Fort DeSoto Miracle Resurrection … « Arthur Morris/BIRDS AS ART

Fort DeSoto Miracle Resurrection ...

What’s Up?

On Saturday morning I spent some quality time with the quickly growing crane chicks sitting on the ground behind the tilted rear screen of my SONY a1, and then some quality time with the large surviving colt and lots of tickseed blossoms working from the driver’s seat of my SUV, all — because of the heavy overcast — with the 600 f/4 GM.

I began what will be a huge laptop clean-up project by doing the 2nd edit of my March 2021 All folder. I started with 2193 images, deleted 1661 that had made the first cut, and wound up keeping 532 images. Remember my rules for picking your keepers. On the first edit, if you are not sure, keep it. On the second edit, if you are not sure delete it. For the third edit — still to be done for this folder, if you don’t love it, delete it. I will be keeping you abreast of my progress.

Today is Sunday 18 April 2021. The forecast for ILE this morning is for partly cloudy skies with a gentle southwest breeze. With the sun rising in the east/southeast, a southwest wind is not all bad — most of the birds will be square to the back of your camera. I will likely be heading down to the lake at least for a bit.

Image #1: My Missing Fanny Pack Returns from the Dead

Fort DeSoto Miracle Resurrection …

On the first two mornings of the Desoto IPT, we absolutely killed at my back-up morning spot. On the third morning, we decided to try my #1 morning spot. While we were getting our gear ready, I could not find my fanny pack. I did a pretty thorough search of my vehicle, but the rear compartment was such a mess I figured that it was hidden in the clutter. After an amazing morning, we decided to re-visit my back-up spot. We killed there too. On the way back to my vehicle, the three of us –John Johnson, Monte Brown, and yours truly, were chatting.

Suddenly, John turned and called out, “What’s that?” He was pointing at a small black belt pouch on top of an orange watch cap. Both had been placed on the corner of a low concrete wall. Everything was covered in sand. I was thrilled and amazed. I had left my (open) fanny pack on the beach 24 hours ago. Someone must have found it that morning and placed it on the low wall in hopes that the owner — that would be me, would come looking for it. Though it had rained hard that night, everything — including one of my two SONY 1.4X teleconverters was fine. I literally jumped for joy.

Had it not been for the brightly colored watch cap, John might not have made the connection. He gets 51% of the credit for bringing my fanny pack back to me. The other 49% goes to my late-wife Elaine, who has made it a habit of saving me from myself on a regular basis …

Image #2: Contents of the Fanny Pack

Contents of the Fanny Pack

The fanny pack itself was a gift from my late Mother. It surely did not cost much more than ten bucks when it was new twenty years ago. A Carhartt men’s watch cap now costs $16.99.

From left to right starting with the top row:

Paint Brush: $7.99 — used to brush sand off my gear
Set of SONY teleconverter caps: probably about $20.00, but they have been on back order for more than 18 months …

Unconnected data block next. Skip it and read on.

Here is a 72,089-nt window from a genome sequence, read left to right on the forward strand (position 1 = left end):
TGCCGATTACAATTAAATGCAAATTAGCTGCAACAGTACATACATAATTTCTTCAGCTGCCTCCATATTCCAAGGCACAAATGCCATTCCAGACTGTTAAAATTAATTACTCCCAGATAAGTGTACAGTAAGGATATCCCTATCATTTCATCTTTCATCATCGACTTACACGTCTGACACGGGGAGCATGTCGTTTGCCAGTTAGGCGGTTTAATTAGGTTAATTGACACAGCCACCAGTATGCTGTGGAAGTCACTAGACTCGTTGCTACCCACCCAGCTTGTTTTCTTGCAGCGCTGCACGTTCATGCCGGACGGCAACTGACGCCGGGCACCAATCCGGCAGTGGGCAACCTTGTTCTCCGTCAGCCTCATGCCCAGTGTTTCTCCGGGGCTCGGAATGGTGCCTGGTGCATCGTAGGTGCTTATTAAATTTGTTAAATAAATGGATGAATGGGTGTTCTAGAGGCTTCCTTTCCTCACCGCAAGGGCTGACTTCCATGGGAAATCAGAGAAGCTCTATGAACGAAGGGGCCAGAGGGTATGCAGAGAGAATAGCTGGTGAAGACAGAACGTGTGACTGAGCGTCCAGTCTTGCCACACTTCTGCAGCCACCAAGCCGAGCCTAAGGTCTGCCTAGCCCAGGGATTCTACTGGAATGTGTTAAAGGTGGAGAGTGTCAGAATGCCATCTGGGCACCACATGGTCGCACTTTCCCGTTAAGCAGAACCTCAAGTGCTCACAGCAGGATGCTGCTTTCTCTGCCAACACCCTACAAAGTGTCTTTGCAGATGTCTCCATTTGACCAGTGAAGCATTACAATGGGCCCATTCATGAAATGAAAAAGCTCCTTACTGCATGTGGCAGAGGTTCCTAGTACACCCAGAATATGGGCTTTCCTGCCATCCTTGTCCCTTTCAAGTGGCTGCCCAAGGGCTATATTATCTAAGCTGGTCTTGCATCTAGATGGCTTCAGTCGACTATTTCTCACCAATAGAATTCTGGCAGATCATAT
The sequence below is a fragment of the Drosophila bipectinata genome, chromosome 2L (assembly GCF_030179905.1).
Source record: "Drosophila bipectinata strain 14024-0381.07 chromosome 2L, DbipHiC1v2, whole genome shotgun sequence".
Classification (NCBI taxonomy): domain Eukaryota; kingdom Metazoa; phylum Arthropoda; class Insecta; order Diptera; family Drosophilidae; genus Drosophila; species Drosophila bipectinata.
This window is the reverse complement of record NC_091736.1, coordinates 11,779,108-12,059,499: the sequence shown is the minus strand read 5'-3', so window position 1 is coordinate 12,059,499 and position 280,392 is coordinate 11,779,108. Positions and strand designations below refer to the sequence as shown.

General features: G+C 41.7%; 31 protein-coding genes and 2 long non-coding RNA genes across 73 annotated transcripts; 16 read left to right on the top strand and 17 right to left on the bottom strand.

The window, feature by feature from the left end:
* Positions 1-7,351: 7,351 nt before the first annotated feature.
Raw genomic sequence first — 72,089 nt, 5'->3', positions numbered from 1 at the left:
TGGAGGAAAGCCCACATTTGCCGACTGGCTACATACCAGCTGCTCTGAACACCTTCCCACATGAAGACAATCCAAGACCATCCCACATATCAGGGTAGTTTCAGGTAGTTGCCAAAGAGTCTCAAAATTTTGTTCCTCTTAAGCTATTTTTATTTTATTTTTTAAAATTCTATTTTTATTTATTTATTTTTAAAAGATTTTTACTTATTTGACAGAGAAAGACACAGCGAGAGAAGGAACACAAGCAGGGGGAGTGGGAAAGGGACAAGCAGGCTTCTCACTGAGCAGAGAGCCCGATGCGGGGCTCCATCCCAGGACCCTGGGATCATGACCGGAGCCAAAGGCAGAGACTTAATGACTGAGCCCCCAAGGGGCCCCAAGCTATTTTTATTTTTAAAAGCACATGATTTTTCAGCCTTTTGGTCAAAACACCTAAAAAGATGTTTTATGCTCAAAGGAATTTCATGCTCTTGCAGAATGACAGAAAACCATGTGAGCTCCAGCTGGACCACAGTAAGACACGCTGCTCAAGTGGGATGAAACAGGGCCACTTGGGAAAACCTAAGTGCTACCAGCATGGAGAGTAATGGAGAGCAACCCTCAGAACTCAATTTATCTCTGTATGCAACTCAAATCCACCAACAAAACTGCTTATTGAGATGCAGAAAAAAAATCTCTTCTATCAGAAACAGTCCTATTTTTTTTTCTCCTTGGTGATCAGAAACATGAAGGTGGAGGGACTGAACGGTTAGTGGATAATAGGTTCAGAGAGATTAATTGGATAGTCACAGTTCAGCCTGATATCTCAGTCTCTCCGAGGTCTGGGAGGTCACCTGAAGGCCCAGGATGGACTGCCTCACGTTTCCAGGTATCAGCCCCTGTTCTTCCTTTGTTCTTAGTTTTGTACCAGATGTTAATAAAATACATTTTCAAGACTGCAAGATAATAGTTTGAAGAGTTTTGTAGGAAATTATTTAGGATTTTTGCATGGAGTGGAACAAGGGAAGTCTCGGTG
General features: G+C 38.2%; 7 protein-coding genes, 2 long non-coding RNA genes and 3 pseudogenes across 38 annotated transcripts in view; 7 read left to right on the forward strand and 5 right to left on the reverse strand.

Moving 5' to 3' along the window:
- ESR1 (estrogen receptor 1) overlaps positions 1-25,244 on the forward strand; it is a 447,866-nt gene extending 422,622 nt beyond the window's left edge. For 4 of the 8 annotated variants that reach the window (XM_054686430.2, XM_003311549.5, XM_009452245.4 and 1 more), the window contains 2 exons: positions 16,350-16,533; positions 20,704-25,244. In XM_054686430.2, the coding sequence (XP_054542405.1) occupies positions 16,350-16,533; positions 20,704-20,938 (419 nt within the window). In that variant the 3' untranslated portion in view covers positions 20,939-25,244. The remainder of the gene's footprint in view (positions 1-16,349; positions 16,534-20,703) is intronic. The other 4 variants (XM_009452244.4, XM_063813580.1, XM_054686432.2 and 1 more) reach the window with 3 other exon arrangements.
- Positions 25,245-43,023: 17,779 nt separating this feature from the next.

SONY 1.4X teleconverter: $548.00
Spare SONY NP-FZ100 Rechargeable Lithium-Ion Battery: $78.00
P-5 Camera Body plate: $52.00
Teleconverter screw screwdriver — part of a set that costs $59.00
Two pairs of fine tweezers: about $20.00 each
Sharpie indelible silver marking pen: $2.99 — we buy them by the box of twelve
Various Allen Wrenches — a couple of bucks each
The two large ones are needed to tighten the legs on Induro (and other) tripods — one does not do you any good …

Getting the Fanny Pack returned: priceless!

If you’ve ever lost something was eventually and miraculously recovered, please do share your story by leaving a comment.

On the Other Hand

There days ago Anita North put her SONY 200-600/a7r iv rig in a Think Tank lens holster down on the beach at Fort DeSoto and walked down the beach with her tripod-mounted 600 GM/a1. When she returned, the 2-6 was gone. She is hoping still that it might be returned …

I have often left either the 200-600 or the 600 GM on the beach and walked more than a half mile away without giving it a second thought. I will not be doing that any more. If you are reading this and have been hoping to get in touch with the owner, please contact me via e-mail.

Be careful out there …

This image was created on 12 April 2021 on the first DeSoto IPT. I used the Sony FE 600mm f/4 GM OSS lens (with the lens foot resting on the ground) and The One, the Sony Alpha 1 Mirrorless digital camera. ISO 2500. Exposure determined via Zebras with ISO on the rear dial: 1/500 sec. at f/4.5 (stopped down 1/3-stop; should have been wide open) in Manual mode. AWB at 7:36:58am on a still, cloudy morning.

Wide/AF-C was active at the moment of exposure and performed perfectly. Click on the image to see a larger version.

Image #2: Marbled Godwit swimming

In the Marbled Godwit Swimming in Heaven blog post here, I wrote:

If you had to delete one of today’s two featured images, each admittedly superb, which one would you put in the trash? Why?

Most of the many folks who commented liked Image #1 better than Image #2. Despite the open bill with the flexible tip and the tiny wavelet behind the swimming birds, if I had to delete one of the two featured images I would have deleted Image #1. Image #2, above here, features a perfect head angle and thus, a connection to the viewer.

You can see what the folks in the Avian Forum on Bird Photographers.Net had to say in my post here.

BPN, where honest critiques are done gently is the best place on the planet to learn to improve as a nature photographer. Membership is only $40/year and it ain’t just birds!

The Fort DeSoto Site Guide

Though a bit long in the tooth (like me), the Fort DeSoto Site Guide will get you to my two favorite morning spots. John Johnson and I recently killed at DeSoto for three straight mornings.

All of the images were created at Fort DeSoto in April or early May. Click on the card to enjoy a larger version.

Fort DeSoto IPT card A

Fort DeSoto Spring IPT #2

Fort DeSoto Spring IPT #2. 3 1/2 DAYS. MON 26 APR thru the morning session on THURS 29 APR 2021. $1499 includes three lunches. Limit: 6. Openings: 4.